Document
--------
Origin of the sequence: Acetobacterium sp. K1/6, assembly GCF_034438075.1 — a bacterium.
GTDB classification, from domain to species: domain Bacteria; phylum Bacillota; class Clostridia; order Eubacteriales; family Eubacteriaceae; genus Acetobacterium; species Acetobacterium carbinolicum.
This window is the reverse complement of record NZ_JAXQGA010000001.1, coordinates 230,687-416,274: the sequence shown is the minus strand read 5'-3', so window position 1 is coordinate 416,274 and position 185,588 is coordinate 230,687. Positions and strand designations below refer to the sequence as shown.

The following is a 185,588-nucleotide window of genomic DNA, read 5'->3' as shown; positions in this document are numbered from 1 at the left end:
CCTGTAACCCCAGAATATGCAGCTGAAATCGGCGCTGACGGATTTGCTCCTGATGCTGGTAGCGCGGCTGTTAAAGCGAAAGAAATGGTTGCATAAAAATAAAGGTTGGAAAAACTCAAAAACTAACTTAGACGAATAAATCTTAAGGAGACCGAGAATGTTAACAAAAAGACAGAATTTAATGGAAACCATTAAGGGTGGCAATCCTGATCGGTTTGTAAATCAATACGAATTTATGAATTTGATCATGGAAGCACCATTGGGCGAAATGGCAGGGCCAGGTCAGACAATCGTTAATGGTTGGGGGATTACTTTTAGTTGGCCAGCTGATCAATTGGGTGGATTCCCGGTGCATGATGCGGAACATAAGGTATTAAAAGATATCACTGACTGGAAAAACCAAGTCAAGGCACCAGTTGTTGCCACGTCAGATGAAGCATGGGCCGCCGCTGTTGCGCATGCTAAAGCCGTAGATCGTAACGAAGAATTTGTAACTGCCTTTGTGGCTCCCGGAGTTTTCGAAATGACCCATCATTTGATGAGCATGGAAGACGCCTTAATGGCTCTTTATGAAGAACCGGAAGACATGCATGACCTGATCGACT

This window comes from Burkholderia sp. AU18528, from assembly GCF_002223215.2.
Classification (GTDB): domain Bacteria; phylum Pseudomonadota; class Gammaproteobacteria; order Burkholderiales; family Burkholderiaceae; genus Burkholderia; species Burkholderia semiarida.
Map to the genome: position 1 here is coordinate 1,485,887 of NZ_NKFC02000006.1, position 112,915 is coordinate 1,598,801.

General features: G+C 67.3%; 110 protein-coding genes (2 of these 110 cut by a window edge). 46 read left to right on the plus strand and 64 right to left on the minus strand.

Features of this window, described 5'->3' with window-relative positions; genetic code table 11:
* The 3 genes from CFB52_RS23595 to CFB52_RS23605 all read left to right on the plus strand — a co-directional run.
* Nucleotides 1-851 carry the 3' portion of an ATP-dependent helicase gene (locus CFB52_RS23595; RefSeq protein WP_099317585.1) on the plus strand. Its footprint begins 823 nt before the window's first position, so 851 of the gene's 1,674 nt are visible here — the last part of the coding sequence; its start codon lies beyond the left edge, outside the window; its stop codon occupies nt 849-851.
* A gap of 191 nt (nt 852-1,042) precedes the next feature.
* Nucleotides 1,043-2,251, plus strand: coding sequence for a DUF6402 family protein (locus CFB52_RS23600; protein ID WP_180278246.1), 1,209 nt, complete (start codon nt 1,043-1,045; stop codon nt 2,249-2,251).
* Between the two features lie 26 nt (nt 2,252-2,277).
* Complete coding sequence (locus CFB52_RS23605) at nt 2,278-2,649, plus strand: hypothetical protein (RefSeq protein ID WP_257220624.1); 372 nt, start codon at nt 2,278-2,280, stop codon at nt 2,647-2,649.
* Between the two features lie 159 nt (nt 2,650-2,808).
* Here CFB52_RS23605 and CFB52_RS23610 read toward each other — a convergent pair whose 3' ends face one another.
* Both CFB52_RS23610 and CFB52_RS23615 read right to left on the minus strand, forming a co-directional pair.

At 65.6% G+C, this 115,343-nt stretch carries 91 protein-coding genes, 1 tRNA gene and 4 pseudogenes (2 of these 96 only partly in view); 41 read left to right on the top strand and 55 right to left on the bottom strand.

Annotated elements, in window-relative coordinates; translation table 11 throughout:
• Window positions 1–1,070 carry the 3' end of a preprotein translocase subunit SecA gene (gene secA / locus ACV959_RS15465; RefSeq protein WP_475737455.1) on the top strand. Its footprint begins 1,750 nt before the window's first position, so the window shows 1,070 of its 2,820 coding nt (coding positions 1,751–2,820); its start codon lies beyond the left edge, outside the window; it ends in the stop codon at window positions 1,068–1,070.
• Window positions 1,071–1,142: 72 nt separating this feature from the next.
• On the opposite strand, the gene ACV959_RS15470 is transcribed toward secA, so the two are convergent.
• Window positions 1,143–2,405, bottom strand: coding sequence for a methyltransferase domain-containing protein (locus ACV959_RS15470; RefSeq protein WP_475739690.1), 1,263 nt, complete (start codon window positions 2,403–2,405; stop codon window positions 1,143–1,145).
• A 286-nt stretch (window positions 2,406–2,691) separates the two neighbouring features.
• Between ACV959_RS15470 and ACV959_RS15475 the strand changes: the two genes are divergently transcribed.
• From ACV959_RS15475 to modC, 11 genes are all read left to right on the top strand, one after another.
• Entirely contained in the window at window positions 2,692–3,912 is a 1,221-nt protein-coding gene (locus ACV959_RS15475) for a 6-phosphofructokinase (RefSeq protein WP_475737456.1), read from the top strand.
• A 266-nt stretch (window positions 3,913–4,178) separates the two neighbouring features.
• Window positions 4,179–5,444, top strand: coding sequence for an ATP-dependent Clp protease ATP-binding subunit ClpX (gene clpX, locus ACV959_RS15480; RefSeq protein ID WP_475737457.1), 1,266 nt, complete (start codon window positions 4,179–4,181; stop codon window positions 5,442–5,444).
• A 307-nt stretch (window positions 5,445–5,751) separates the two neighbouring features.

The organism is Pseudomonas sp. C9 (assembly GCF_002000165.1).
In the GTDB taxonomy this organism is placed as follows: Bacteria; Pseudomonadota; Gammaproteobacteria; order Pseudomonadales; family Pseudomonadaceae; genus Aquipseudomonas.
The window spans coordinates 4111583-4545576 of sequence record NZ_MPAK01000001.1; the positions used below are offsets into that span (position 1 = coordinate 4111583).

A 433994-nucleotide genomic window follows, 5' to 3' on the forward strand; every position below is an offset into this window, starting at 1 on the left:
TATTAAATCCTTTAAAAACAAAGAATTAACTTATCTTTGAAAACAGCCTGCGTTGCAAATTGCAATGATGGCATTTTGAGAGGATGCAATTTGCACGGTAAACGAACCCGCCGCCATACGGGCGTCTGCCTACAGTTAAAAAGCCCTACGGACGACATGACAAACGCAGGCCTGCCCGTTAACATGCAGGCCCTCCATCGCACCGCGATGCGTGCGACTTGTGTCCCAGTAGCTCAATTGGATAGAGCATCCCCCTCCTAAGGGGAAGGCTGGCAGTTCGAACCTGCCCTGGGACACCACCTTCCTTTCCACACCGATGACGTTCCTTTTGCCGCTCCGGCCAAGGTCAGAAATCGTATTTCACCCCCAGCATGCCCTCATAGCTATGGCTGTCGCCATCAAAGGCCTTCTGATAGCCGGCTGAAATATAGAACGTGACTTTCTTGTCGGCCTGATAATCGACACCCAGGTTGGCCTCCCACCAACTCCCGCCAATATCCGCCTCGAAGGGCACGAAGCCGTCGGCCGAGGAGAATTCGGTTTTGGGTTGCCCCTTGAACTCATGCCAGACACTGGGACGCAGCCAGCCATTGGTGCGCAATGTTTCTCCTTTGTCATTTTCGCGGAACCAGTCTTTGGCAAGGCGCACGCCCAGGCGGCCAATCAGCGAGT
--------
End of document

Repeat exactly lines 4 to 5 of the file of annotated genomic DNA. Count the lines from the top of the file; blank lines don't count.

The following is a 185,588-nucleotide window of genomic DNA, read 5'->3' as shown; positions in this document are numbered from 1 at the left end:
CCTGTAACCCCAGAATATGCAGCTGAAATCGGCGCTGACGGATTTGCTCCTGATGCTGGTAGCGCGGCTGTTAAAGCGAAAGAAATGGTTGCATAAAAATAAAGGTTGGAAAAACTCAAAAACTAACTTAGACGAATAAATCTTAAGGAGACCGAGAATGTTAACAAAAAGACAGAATTTAATGGAAACCATTAAGGGTGGCAATCCTGATCGGTTTGTAAATCAATACGAATTTATGAATTTGATCATGGAAGCACCATTGGGCGAAATGGCAGGGCCAGGTCAGACAATCGTTAATGGTTGGGGGATTACTTTTAGTTGGCCAGCTGATCAATTGGGTGGATTCCCGGTGCATGATGCGGAACATAAGGTATTAAAAGATATCACTGACTGGAAAAACCAAGTCAAGGCACCAGTTGTTGCCACGTCAGATGAAGCATGGGCCGCCGCTGTTGCGCATGCTAAAGCCGTAGATCGTAACGAAGAATTTGTAACTGCCTTTGTGGCTCCCGGAGTTTTCGAAATGACCCATCATTTGATGAGCATGGAAGACGCCTTAATGGCTCTTTATGAAGAACCGGAAGACATGCATGACCTGATCGACT